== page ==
Bloody Waters by Jason Franks – review

BW_cover_eBook_t-193x300Bloody Waters by Jason Franks

Possible Press, 2012

ISBN: 978-0980813531

Bloody Waters is the debut novel from Jason Franks, maybe better known for his comics work. I reviewed The Sixsmiths here a while ago. This first novel was nominated for an Aurealis Award for Best Horror Novel last year and I can see why. Here’s the blurb:

When guitar virtuoso Clarice Marnier finds herself blacklisted she makes a deal with the devil for a second chance. Soon Clarice and her band, Bloody Waters, are on their way to stardom… but cracking the Top 10 is one thing; gunfights with the Vatican Mafia and magical duels quite another. Clarice is going to have to confront the Devil himself – the only question is whether she’ll be alive or dead when it happens.

I had no expectations going into this book, other than knowing it had an award nomination. I was really surprised. It’s a unique read. The writing style is tight and powerful, the book clips along at a solid pace. We start with young Clarice putting aside Barbie dolls for a guitar and we follow her progress through high school and into her first band and beyond, where nothing else matters but the music. Absolutely nothing. The chapters are short and the description spare but complete.

Clarice herself is an interesting main character. She’s very well-realised by Franks as a balls out, takes no shit hero of rock’n’roll. If I have any complaints about this book it would be that sometimes Clarice is a bit too cold and calculating. I would have liked to see a few more moments of humanity in her, but it’s no surprise they weren’t there. She is a force of heavy metal nature and no one gets away with messing with her. Except, perhaps, the Devil himself…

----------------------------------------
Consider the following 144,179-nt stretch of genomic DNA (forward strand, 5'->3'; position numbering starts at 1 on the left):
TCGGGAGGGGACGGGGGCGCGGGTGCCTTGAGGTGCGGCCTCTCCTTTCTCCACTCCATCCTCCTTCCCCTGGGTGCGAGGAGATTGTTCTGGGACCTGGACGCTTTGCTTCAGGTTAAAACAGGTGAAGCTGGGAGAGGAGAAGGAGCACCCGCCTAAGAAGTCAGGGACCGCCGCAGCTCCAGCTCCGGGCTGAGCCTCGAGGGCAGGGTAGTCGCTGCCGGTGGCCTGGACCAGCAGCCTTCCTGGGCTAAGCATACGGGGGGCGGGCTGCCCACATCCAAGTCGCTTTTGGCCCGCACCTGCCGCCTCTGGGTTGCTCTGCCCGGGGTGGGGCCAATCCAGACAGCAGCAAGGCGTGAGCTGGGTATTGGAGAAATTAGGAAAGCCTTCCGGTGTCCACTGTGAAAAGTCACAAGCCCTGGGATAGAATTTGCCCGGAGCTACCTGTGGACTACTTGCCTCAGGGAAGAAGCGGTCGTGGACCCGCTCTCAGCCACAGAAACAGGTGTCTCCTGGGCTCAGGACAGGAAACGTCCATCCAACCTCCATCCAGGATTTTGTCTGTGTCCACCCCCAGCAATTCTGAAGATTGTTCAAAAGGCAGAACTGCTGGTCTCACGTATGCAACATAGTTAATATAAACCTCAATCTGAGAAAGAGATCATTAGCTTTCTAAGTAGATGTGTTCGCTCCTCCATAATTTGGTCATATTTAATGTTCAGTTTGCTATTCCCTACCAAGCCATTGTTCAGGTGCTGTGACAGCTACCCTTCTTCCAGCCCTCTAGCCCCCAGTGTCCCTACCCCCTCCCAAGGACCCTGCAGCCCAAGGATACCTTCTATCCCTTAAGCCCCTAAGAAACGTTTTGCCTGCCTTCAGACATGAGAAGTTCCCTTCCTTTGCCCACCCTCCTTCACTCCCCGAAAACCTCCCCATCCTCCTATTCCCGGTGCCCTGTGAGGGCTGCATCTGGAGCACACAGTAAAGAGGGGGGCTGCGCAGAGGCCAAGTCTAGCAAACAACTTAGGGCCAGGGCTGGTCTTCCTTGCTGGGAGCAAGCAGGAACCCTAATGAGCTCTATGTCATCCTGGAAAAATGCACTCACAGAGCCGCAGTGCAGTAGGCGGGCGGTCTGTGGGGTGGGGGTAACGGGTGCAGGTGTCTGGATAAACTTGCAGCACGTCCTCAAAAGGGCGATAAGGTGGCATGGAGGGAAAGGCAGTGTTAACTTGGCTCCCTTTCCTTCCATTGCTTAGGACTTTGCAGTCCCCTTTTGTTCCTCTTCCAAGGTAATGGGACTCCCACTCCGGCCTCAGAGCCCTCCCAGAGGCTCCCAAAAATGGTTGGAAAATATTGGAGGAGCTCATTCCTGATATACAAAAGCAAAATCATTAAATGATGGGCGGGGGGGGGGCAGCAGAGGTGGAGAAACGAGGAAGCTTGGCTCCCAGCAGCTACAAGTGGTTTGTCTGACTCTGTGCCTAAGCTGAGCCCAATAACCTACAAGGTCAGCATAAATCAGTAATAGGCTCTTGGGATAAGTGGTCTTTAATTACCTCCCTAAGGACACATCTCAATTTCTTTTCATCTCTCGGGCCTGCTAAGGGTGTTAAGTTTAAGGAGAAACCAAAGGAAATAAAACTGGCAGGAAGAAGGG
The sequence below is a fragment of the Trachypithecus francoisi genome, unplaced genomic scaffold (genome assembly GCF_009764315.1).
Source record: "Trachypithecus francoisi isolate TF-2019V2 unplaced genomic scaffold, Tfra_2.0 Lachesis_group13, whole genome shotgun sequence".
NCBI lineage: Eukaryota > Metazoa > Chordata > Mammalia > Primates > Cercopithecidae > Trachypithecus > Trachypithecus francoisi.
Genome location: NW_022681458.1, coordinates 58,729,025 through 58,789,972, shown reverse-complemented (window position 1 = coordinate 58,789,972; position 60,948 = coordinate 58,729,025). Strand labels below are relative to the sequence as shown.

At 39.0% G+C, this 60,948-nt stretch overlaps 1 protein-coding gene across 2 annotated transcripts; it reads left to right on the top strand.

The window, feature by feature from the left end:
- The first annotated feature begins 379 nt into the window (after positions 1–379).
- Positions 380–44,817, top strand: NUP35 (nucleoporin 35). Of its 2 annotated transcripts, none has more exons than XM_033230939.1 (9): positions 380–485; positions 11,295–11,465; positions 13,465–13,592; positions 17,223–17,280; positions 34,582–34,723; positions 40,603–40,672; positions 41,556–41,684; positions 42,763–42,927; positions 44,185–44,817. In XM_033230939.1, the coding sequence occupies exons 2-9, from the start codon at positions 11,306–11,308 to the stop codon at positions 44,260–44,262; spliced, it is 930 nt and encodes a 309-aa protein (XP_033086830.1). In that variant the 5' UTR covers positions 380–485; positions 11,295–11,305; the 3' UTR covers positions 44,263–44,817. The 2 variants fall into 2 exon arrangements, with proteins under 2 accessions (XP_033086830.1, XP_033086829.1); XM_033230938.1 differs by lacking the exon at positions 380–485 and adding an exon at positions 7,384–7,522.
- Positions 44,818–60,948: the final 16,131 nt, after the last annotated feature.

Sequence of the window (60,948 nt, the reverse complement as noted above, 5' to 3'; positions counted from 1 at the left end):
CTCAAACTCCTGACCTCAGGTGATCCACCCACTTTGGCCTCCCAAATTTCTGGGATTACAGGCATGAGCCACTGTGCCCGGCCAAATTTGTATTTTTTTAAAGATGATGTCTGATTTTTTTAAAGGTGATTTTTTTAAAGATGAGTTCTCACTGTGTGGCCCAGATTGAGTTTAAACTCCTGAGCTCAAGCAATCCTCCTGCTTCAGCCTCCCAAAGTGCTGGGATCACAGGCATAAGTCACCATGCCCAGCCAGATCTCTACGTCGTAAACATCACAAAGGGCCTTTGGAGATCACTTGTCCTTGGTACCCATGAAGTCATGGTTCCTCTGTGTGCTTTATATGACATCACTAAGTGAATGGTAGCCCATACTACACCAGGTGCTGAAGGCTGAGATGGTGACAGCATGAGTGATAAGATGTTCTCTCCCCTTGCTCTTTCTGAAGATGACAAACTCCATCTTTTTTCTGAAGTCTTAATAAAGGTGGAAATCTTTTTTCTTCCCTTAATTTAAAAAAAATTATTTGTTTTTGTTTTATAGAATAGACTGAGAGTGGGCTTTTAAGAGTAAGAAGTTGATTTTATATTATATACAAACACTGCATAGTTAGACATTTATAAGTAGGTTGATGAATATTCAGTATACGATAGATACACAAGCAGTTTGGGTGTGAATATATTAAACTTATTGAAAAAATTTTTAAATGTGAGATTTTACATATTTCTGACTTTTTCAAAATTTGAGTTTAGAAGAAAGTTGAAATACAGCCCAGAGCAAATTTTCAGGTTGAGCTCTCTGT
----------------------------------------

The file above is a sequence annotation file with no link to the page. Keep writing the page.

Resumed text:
This book definitely had extra appeal to me as I’m a guitarist and a total metal head myself. I’ve played in bands, I’ve worked in music journalism and been on tours (nothing major, I should add – I’m talking pubs and university gigs, not stadiums). But I’ve also been backstage at major metal events thanks to friends in the industry and journalistic bonuses. I say all this to clarify my credentials when I say how authentic the music business side of this novel is. From the gigs to the dressing rooms to the record industry execs to the fans and inter-band rivalry, Franks maintains an authenticity that I couldn’t see through. That’s really important in a book like this. And it’s icing on the cake for anyone who’s a fan of rock and metal as well as a good horror yarn.

The plot is clever and convoluted, but it’s always clear and it leads to a conclusion that I certainly didn’t see coming, which is always a bonus and a good achievement on the part of the author. The supernatural elements don’t come into the story for a long time, but when they do it’s a slow build that leads to massive things. And I have to say, Clarice’s boyfriend and Bloody Waters frontman, Johnny Chernow, is perhaps my favourite character of the whole thing. He’s the mellowest warlock you could imagine.

This is a great book, superbly written and one of those things you can call truly different. I hope we see more from Franks if this is where he’s starting out with novels.